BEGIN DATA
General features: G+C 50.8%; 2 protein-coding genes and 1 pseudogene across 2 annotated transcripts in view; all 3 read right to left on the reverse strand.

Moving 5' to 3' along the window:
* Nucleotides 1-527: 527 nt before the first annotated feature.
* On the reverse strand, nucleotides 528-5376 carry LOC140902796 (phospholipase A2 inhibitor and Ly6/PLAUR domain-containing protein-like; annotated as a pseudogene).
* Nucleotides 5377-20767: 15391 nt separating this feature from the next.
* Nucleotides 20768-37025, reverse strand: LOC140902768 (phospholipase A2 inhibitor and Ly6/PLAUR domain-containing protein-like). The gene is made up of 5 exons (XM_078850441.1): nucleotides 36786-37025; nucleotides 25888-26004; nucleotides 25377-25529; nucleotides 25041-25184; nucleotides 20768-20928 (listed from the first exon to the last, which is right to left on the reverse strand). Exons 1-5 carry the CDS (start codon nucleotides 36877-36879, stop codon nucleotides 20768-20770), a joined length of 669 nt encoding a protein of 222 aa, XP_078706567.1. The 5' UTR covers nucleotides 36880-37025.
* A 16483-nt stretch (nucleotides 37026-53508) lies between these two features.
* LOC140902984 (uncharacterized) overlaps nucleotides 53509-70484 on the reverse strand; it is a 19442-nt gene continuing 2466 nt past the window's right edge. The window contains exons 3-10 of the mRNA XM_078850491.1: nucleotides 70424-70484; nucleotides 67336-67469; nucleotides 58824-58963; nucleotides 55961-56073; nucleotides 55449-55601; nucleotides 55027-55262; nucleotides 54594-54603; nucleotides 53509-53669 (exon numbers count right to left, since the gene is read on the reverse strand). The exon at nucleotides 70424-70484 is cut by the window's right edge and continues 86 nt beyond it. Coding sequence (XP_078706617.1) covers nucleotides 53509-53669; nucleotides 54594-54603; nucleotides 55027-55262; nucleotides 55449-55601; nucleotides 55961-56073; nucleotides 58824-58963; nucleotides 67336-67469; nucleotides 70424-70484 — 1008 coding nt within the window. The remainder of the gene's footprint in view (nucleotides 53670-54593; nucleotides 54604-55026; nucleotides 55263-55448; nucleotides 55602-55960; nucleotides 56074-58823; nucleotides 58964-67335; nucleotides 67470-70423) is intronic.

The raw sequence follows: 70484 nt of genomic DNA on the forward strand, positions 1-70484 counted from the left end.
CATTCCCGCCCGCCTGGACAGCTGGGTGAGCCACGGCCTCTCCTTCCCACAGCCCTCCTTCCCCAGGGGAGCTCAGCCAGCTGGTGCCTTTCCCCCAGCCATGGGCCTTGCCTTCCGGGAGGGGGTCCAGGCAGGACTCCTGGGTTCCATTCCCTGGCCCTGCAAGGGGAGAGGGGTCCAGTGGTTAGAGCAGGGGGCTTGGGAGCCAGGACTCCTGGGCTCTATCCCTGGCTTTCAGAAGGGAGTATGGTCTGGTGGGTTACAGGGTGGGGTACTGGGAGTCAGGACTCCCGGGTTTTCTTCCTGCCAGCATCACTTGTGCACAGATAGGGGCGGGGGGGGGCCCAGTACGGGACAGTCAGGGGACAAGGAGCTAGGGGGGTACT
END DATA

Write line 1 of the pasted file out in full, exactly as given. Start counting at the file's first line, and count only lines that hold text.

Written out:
General features: G+C 50.8%; 2 protein-coding genes and 1 pseudogene across 2 annotated transcripts in view; all 3 read right to left on the reverse strand.